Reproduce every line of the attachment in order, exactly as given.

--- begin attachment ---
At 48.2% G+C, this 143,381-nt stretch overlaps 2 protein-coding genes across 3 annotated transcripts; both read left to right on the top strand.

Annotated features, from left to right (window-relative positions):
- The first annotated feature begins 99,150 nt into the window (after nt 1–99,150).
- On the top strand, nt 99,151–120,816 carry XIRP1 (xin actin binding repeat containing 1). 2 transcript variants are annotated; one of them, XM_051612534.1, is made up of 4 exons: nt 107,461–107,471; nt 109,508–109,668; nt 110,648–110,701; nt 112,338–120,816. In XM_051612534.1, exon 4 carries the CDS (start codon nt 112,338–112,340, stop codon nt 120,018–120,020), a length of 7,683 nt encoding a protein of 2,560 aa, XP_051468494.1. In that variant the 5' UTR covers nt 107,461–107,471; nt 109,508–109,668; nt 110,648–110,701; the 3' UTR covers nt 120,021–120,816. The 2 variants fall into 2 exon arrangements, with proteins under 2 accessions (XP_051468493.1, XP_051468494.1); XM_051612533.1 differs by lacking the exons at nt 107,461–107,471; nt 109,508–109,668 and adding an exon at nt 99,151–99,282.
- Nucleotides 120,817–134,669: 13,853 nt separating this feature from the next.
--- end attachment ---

At 48.2% G+C, this 143,381-nt stretch overlaps 2 protein-coding genes across 3 annotated transcripts; both read left to right on the top strand.

Annotated features, from left to right (window-relative positions):
- The first annotated feature begins 99,150 nt into the window (after nt 1–99,150).
- On the top strand, nt 99,151–120,816 carry XIRP1 (xin actin binding repeat containing 1). 2 transcript variants are annotated; one of them, XM_051612534.1, is made up of 4 exons: nt 107,461–107,471; nt 109,508–109,668; nt 110,648–110,701; nt 112,338–120,816. In XM_051612534.1, exon 4 carries the CDS (start codon nt 112,338–112,340, stop codon nt 120,018–120,020), a length of 7,683 nt encoding a protein of 2,560 aa, XP_051468494.1. In that variant the 5' UTR covers nt 107,461–107,471; nt 109,508–109,668; nt 110,648–110,701; the 3' UTR covers nt 120,021–120,816. The 2 variants fall into 2 exon arrangements, with proteins under 2 accessions (XP_051468493.1, XP_051468494.1); XM_051612533.1 differs by lacking the exons at nt 107,461–107,471; nt 109,508–109,668 and adding an exon at nt 99,151–99,282.
- Nucleotides 120,817–134,669: 13,853 nt separating this feature from the next.